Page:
In a market consumed by exotic caskings, extended aging, and upscale bottlings, there’s a quiet revolution brewing at the bottom of the market. Driven by downward price competition both within the industry and externally from Irish, Japanese, and American whiskeys, Scotch producers are increasingly offering quality expressions at bargain-bin prices.
Although itcan be difficult to imagine luxury below $30, choices are surprisingly broad. Obvious options include multi-award-winners Chivas Regal 12 and Buchanan’s DeLuxe 12, each circa $25. With their high malt content, these 12-year-old blends exhibit character, complexity, and refinement. The Chivas boasts notes of toffee and orchard fruits backed by a rich malty creaminess, while the Buchanan’s features sweet citrus, chocolate, and black tea notes with hints of sherried nuttiness and distant smoke. Both are widely available at grocery and liquor outlets.
Bargain blends may have increasing availability, but what about malts? Relative newcomer Angus Dundee has cornered that market, most notably with their labels Hamiliton’s and Glen Kirk at the forefront. Produced at their Tomintoul and Glencadam distilleries, they bottle classically styled budget whiskies, nearly all sub-$30. Their shining star is Glen Kirk 8, a Speyside single malt that scored a 93 from Wine Enthusiast. Clean malty notes backed by winter spices, fresh barley, and oak make it an impressive value at just under $22.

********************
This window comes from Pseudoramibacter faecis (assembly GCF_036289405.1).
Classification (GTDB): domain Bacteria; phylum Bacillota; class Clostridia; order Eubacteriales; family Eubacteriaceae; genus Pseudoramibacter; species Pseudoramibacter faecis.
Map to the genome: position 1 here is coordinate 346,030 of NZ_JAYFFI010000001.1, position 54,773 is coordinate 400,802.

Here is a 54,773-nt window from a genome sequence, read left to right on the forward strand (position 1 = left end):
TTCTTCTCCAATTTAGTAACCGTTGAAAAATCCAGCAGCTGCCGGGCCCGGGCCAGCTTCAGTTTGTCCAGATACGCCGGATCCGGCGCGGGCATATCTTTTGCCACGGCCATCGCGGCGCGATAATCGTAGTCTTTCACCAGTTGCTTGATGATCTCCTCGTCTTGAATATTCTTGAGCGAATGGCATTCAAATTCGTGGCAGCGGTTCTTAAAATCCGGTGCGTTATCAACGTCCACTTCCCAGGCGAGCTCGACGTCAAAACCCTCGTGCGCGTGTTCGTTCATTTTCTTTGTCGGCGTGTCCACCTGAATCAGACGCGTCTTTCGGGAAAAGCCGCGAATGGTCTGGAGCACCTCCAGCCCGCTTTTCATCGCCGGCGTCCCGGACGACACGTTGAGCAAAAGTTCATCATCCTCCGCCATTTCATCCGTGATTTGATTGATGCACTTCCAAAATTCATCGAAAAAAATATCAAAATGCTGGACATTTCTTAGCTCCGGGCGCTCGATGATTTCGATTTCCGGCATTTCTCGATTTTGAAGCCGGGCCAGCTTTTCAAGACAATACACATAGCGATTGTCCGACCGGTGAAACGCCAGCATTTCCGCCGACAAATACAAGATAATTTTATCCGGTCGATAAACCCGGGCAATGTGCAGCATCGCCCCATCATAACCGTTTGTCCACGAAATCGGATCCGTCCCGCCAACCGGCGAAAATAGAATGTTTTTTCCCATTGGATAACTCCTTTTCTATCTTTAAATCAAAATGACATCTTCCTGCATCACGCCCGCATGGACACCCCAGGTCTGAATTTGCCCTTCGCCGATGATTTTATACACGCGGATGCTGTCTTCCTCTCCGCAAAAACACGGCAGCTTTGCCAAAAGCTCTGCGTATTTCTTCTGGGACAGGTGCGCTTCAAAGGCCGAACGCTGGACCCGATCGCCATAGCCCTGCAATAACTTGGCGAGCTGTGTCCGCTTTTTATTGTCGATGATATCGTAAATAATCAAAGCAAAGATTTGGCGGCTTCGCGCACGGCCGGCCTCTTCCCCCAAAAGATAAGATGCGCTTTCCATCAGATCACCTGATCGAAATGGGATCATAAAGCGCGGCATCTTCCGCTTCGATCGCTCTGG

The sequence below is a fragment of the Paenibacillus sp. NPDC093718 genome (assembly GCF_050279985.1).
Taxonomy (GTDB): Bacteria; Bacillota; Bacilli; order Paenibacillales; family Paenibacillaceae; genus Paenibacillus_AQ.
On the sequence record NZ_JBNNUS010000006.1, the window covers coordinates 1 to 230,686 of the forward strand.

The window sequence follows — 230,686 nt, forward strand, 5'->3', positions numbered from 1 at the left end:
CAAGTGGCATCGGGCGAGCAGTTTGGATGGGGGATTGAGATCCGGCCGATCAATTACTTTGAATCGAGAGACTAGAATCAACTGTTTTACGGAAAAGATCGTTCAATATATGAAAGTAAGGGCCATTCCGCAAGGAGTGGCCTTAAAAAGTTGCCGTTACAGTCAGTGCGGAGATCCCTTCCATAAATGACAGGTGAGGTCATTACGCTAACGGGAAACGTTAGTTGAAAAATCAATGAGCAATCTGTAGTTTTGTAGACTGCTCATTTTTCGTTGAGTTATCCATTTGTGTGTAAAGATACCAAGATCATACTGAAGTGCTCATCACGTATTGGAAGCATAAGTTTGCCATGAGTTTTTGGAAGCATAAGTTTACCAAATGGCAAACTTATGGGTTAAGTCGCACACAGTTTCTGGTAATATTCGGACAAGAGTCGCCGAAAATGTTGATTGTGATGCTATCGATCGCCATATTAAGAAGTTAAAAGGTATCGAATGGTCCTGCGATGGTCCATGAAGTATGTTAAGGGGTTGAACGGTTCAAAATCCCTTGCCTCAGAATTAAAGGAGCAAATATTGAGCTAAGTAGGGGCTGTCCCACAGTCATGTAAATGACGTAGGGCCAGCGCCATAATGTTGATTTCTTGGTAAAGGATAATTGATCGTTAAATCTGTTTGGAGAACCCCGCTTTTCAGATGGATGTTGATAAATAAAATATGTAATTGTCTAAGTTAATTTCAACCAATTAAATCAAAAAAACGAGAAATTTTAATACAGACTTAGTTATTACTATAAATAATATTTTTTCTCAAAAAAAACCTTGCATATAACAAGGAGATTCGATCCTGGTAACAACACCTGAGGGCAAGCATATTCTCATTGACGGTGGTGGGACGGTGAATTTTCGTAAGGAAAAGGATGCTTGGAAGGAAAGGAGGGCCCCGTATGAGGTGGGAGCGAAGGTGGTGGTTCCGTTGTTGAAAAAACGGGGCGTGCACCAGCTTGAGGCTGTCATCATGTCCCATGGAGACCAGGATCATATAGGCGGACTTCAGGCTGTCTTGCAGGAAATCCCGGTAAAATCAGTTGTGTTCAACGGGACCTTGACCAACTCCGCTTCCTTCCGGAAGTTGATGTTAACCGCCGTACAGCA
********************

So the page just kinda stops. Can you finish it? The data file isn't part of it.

Not to be outdone, several major distilleries including The Glenlivet, Lismore, Tomatin, and Glen Moray have joined the fray with respectable “everyday dram” single malts at lower price points. But Islay front runner Laphroaig owns the title “King of the Bottom” with their continuous gold-winning core expression Laphroaig 10. Considered the ideal love-it-or-hate-it intro to Islay, it exudes seaside notes with soft peaty smoke and a gently medicinal leather intensity offset by baked fruit and toffee sweetness. At just under $30, its paltry price ensures epic bargain status.
Scotch’s world domination may be slowly eroding—and this is delicious news.